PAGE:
Streak of Faith

In sports there’s always been this idea of streaks, or curses such as the billy goat curse on the Chicago Cubs, or the Minnesota Vikings who’ve lost four Super Bowls. I’ll admit, in running I’ve sometimes imposed streaks or patterns on my races. Notice I say imposed, that meaning there really was no curse, it was obviously all in my head. Last year when I hit this time in the season I had a few rough races and remember thinking I couldn’t explain why I felt this way. When you’re training hard, doing all the little things, and continually returning to the line only to fall short of your goals its easy to say there was some kind of “bad luck” involved. However, last year I learned to push through my sort of “mid-season slump” and come back strong for Regionals and NCAAs.

Last weekend I raced in  Virginia after coming off a high note from Stanford, (a 3 second PR in the 1500m at 4:10) and knew I need to keep my momentum going and not let my head get in the way. If I go way back to “Middle-School-Amanda” I probably would have lined up for the Virginia race assuming something would go wrong because back then I had this theory not to expect anything great following a good race. Crazy huh? The fact that I would actually line up and expect less than the week before makes no sense! But being the slightly OCD me, I really did have this theory that my season was supposed to follow a pattern of: great race…ok race…great race..ok race… Luckily, I’ve outgrown that foolish thought process and have learned that you have to go into the race with complete faith  regardless of circumstance.

The other day my friend Denise asked me, “What is faith?”
“Tough question!” was my response, but if you look at Hebrews 11 you can find a pretty clear answer. “Faith is confidence in what we hope for and assurance about what we do not see.”
Confidence is obviously key to running well. Without confidence on the line, you’ve already set yourself up for less than your best. The hard part of course, is that you cannot see what lies ahead in life, and nothing is guaranteed. Therefore there will always be some anxiety about the unknown, whether it be about making a final in a meet or worrying about what to do after college. As much as you can try to picture things and imagine them going perfectly, the reality is they may not. But faith on the other hand can be controlled by our own minds. Faith is a choice, a feeling, a belief. Faith is not based upon circumstances or streaks.

Faith in God and His plans works the same way. Some people expect to receive some radical sign when they accept Christ as their savior, and when they aren’t able to “see” God like we see the world around us, they lose faith. But the reality is, you cannot lose faith if you never have it, and to have faith you have to be confident in something you have NOT seen. Although I myself know it’s not easy to learn to compete with total confidence and faith, but yet any accomplished athlete does this all of the time. In order to succeed in any area of life, one must exhibit some characteristics of faith. Yet, so many people find it impossible to believe in God without “seeing” Him.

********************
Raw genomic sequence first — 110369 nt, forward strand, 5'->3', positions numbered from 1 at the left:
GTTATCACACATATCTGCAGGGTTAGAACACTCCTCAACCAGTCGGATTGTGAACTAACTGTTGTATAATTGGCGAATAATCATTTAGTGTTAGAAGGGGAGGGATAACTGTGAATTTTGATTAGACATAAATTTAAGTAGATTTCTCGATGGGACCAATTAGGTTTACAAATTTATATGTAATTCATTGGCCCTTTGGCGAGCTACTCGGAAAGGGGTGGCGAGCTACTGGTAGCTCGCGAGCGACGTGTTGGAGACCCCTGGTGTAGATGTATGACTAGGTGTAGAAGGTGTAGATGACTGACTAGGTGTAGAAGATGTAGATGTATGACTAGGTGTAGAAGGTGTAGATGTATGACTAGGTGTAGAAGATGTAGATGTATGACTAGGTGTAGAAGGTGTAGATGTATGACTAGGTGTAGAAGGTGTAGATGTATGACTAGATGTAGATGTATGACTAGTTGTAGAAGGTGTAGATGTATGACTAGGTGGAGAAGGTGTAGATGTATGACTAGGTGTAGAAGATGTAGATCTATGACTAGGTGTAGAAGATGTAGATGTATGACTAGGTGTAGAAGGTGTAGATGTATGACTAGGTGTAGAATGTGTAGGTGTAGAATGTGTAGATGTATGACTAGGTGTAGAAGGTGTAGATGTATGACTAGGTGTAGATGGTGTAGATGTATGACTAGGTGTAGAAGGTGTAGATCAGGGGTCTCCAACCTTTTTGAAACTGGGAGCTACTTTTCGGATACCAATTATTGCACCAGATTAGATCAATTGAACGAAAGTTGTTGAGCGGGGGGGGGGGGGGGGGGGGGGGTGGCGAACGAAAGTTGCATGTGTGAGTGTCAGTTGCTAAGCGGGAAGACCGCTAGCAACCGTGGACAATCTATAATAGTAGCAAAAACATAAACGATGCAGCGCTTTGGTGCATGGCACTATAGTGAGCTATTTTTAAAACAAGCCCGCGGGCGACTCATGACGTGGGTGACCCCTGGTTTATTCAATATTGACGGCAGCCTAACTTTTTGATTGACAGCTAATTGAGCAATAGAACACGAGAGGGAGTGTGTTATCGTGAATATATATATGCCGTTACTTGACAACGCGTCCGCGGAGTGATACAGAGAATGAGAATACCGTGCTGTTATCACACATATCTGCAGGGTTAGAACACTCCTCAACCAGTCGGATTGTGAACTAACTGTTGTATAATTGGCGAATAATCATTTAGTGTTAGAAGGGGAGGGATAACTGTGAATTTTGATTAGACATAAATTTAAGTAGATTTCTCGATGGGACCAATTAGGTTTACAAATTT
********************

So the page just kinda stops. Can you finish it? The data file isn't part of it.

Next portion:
The problem is, if we could see everything laid out in front of us, there would be no such thing as life as we know it. Imagine stepping up to the starting line and knowing you’re going to get 5th place and run 3 seconds off your PR and nothing you do will make that change. If that were the case, no one would race. Now imagine if God was there before you every day in a way that you couldn’t possibly deny His existence. If this were life, there would be no need for faith, no choice in what to believe, and we would not have the freedom of which makes us human beings. What must be realized is that faith is not a curse, it is a gift. Jesus said, “Blessed are those who have not seen and yet have believed.”-John 20:29.

In the past, I’ve gone into races worried about how things might not work out. There were a lot of races in which I did not have faith. In the same way, there have been times in my life where my belief in God, or in His plans have been shaken. However, I have learned that despite circumstances, evidence, or apparent streaks of bad luck, nothing can shake your faith if it is strong enough.

Over the years I’ve learned to finally put my faith to practice and trust that the best scenario will occur. Sometimes the scenario I imagine still doesn’t play out, but somehow in the end everything works out just how it was meant to be. As I finished my 1500m at Virginia after also running in the 800m I was somewhat upset that neither race went as well as I’d hoped and believed it would. But as I was about to stomp off the track, I looked up and saw a double rainbow in the sky. Immediately I had a flashback exactly four years ago to my senior year in high school state meet. I finished that race with a state record, a smile on my face and a rainbow overhead. What I remember most about that race though was that I went into it with complete and total confidence, and it played out like a dream. The other weekend in Virginia my races did not exactly play out like a dream, but when I saw that rainbow I couldn’t help but smile and thank God for how much he has blessed me in the last four years. More than anything, one thing God has taught me is that you will not win every race you hope to, but you can always go into it with the faith that you can, and faith can override any “impossibles.” There’s really no such thing as streaks of bad luck, but it is possible to continuously live and compete with streaks of faith. Living a life of spiritual faith does not mean life will be easy. There will constantly be streaks of negativity, disbelief and disapproval all around you. But if you stand firm with true faith, nothing can stop that and true faith never has to end.

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